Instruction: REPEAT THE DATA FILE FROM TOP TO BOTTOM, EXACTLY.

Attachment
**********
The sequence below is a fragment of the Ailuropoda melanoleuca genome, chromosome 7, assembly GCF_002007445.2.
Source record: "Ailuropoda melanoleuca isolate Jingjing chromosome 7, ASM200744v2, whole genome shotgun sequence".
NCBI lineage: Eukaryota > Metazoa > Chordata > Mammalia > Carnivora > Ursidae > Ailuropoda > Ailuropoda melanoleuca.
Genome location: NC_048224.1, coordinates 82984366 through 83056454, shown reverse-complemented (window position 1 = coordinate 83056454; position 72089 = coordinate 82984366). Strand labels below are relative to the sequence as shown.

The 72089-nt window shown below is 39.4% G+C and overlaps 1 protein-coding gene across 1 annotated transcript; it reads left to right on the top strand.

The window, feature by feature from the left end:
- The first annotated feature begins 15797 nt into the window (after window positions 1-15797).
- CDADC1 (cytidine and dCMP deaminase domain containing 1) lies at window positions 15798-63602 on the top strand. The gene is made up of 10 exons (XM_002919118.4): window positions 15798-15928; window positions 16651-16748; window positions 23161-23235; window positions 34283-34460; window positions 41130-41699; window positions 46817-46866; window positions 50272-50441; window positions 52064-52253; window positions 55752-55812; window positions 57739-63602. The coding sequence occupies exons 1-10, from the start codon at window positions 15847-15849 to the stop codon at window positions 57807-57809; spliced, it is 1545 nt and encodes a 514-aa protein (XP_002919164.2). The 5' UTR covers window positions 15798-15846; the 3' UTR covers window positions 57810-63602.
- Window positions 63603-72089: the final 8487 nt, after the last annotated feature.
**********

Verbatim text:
The sequence below is a fragment of the Ailuropoda melanoleuca genome, chromosome 7, assembly GCF_002007445.2.
Source record: "Ailuropoda melanoleuca isolate Jingjing chromosome 7, ASM200744v2, whole genome shotgun sequence".
NCBI lineage: Eukaryota > Metazoa > Chordata > Mammalia > Carnivora > Ursidae > Ailuropoda > Ailuropoda melanoleuca.
Genome location: NC_048224.1, coordinates 82984366 through 83056454, shown reverse-complemented (window position 1 = coordinate 83056454; position 72089 = coordinate 82984366). Strand labels below are relative to the sequence as shown.

The 72089-nt window shown below is 39.4% G+C and overlaps 1 protein-coding gene across 1 annotated transcript; it reads left to right on the top strand.

The window, feature by feature from the left end:
- The first annotated feature begins 15797 nt into the window (after window positions 1-15797).
- CDADC1 (cytidine and dCMP deaminase domain containing 1) lies at window positions 15798-63602 on the top strand. The gene is made up of 10 exons (XM_002919118.4): window positions 15798-15928; window positions 16651-16748; window positions 23161-23235; window positions 34283-34460; window positions 41130-41699; window positions 46817-46866; window positions 50272-50441; window positions 52064-52253; window positions 55752-55812; window positions 57739-63602. The coding sequence occupies exons 1-10, from the start codon at window positions 15847-15849 to the stop codon at window positions 57807-57809; spliced, it is 1545 nt and encodes a 514-aa protein (XP_002919164.2). The 5' UTR covers window positions 15798-15846; the 3' UTR covers window positions 57810-63602.
- Window positions 63603-72089: the final 8487 nt, after the last annotated feature.